The Israel Nature and Parks Authority has not upheld its commitments to the High Court of Justice regarding the way it supervises a right-wing NGO's management of the City of David National Park, an internal report has revealed.
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The internal report, prepared by an external supervisory firm and submitted to the INPA’s management about three weeks ago, found many flaws in the way the right-wing NGO Elad runs the national parkland surrounding the Old City walls, especially the City of David, the best-known and most profitable part of the park.
In 2005, Elad signed an agreement with the INPA under which it assumed management of the site. About three years ago, the non-profit Ir Amim, together with academics and archaeologists, challenged the agreement at the High Court. Their petition claimed that transferring the management of the national park to a private political organization constituted illegal privatization of government powers. Several Knesset members even drafted a bill to bypass the court. In the end, the bill proved unnecessary when the justices dismissed the petition and accepted the position of the INPA, which promised to maintain closer supervision over what was done at the national park and in Elad.
But the report revealed that the supervision that had served as the basis for the High Court’s rejection of Ir Amim’s petition was actually nonexistent. For example, the report notes that Elad continues to charge money for activities that are held in the park, despite having no written contract with the INPA.
One important topic that the report discussed was the guided tours in the City of David. The report shows that Elad continues to exert tight control over the guided tours there and that the INPA offers very few. Among the reasons for this are that Elad attracts groups by funding transportation and security. In addition, the report states that “Elad acts independently by giving its own guided tours, and there is no feedback or ongoing reporting ... The site, which is the most significant section of the park, is closed on the Sabbath and Jewish festivals, even though there is high potential for tourists and hikers on those days. Elad’s tours make no mention of the INPA's values in terms of protecting the environment and preserving the national park.”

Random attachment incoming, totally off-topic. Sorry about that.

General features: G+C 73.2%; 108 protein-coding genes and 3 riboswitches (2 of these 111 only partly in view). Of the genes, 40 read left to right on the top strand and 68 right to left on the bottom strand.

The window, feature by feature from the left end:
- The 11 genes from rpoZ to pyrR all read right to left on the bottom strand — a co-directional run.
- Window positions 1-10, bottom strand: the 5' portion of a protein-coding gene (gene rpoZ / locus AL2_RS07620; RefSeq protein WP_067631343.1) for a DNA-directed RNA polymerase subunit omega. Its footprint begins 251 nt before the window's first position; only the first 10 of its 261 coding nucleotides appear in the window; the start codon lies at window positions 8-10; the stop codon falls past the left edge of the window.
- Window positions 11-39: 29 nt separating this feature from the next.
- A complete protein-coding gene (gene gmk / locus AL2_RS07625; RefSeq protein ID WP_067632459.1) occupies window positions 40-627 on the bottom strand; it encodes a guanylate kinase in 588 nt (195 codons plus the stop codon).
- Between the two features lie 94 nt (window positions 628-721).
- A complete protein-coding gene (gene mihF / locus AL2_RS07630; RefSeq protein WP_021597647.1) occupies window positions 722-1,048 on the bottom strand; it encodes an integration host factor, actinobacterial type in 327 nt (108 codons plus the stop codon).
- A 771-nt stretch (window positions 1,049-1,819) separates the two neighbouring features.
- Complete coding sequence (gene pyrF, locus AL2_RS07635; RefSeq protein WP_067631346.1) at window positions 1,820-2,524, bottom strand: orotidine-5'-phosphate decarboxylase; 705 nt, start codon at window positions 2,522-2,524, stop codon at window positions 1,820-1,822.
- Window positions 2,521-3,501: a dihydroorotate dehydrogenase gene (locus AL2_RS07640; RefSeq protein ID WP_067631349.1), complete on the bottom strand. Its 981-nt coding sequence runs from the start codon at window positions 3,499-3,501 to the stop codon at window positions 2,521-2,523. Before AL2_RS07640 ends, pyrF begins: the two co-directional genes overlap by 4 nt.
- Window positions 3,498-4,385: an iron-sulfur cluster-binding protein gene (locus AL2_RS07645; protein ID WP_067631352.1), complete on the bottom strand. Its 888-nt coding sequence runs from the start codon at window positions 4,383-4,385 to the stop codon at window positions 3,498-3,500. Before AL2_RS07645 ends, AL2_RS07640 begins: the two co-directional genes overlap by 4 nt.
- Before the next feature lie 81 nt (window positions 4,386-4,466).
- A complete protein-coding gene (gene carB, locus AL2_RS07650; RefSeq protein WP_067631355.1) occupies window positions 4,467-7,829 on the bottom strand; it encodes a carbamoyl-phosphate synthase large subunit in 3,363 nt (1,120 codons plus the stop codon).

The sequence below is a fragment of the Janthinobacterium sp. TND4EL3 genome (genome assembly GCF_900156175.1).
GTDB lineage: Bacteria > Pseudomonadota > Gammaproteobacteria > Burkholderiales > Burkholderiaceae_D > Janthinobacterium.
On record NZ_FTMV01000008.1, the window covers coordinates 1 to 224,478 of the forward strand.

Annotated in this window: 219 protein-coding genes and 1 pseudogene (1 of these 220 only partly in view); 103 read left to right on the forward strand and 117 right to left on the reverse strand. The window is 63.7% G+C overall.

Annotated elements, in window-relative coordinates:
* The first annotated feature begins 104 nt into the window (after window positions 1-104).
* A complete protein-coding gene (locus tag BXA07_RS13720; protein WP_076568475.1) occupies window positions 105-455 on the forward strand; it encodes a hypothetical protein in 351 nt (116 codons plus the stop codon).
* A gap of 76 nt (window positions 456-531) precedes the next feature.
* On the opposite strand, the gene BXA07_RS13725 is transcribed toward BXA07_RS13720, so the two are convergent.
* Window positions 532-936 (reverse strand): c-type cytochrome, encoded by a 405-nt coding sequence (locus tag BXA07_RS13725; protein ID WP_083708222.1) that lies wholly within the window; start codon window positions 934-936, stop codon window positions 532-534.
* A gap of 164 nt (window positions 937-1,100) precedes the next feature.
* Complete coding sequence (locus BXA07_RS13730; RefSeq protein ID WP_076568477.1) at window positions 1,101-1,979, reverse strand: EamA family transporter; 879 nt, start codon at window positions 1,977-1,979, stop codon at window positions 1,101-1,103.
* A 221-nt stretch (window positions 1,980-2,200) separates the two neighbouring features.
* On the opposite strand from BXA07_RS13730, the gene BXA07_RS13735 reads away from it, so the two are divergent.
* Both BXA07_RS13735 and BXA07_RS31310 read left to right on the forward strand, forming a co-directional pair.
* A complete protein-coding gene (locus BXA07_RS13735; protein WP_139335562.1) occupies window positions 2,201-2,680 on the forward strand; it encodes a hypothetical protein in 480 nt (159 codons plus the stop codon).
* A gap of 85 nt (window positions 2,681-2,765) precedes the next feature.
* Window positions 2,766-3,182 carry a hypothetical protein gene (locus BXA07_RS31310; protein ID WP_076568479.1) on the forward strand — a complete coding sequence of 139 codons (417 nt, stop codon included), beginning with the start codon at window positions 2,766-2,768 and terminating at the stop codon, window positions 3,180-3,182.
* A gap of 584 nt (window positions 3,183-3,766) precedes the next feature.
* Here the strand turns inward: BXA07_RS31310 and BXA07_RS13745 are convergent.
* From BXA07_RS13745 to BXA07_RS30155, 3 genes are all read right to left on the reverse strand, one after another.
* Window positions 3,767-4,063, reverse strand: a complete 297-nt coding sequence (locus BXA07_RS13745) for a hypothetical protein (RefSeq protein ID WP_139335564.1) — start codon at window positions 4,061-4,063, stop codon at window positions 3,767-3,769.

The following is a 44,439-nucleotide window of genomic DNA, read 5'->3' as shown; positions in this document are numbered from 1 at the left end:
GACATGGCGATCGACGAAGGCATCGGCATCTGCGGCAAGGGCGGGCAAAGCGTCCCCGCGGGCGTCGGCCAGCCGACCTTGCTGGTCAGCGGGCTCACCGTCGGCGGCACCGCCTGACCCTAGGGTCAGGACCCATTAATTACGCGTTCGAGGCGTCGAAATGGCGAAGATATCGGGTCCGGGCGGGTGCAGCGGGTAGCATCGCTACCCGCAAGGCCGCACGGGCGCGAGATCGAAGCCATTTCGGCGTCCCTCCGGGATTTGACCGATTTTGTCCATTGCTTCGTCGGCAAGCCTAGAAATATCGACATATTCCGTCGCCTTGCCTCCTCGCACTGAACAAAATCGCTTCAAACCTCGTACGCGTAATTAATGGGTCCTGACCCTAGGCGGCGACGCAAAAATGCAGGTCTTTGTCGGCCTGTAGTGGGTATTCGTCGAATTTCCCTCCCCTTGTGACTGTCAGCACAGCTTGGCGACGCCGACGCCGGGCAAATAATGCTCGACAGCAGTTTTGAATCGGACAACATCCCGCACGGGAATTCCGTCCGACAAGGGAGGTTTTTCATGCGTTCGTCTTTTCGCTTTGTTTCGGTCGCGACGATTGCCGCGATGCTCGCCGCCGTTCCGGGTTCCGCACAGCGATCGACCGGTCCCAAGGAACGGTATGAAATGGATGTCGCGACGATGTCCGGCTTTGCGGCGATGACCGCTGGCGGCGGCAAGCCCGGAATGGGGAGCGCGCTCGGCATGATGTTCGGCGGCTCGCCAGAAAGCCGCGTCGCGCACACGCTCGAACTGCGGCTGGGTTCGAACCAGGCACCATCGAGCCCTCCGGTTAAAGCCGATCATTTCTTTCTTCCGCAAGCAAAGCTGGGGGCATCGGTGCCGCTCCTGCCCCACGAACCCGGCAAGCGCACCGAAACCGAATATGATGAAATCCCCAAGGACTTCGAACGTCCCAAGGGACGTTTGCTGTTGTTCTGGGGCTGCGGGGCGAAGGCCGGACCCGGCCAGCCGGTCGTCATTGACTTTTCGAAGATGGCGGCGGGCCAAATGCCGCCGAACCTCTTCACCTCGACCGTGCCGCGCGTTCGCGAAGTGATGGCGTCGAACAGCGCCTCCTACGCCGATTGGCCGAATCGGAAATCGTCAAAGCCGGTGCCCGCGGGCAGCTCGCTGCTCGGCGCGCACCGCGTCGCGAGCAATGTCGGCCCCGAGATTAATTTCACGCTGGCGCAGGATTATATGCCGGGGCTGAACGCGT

The report notes that in 2012, 10 schools canceled trips to the City of David “for political reasons that go against Elad’s activity.”
Under the agreement between the INPA and Elad, an official with the title of “park manager” was to supervise the park and Elad’s activities closely, on a daily basis. But the report showed that the official, Assaf Avraham, was employed in a “non-standarized position” and that Elad, the very organization he was supposed to supervise, paid 50 percent of his salary. Elad also fully funded the cost of his car and its maintenance.
Another person who figures prominently in the report is Evyatar Cohen, the head of the INPA's Jerusalem district. The area’s Palestinian residents feel that Cohen, a former high-ranking Elad official and a settler, uses his position to push a right-wing political agenda.
“The report reveals that the INPA deceived the High Court,” commented attorney Michael Sfard, who is representing Ir Amim in its petition against the contract between the INPA and Elad. “The court was promised that Elad would not operate the national park. The report proves what we told the court − that the INPA had abdicated its authority and allowed this sensitive park to fall into the hands of a private organization with an agenda that favors the settlement movement. We now know that the wording of the contract with Elad had a single purpose: to set the minds of the High Court justices at rest.”
Elad commented in response, "It is important to note that after the High Court ruling on operating the City of David tourism site, an agreement was signed regulating the labor relations between the Elad NGO and the Nature and Parks Authority. Orderly reports were submitted and we strictly observe proper conduct in compliance with the High Court directives. The Elad NGO and INPA maintain close cooperation in developing the park and making it accessible for hundreds of thousands of visitors each year."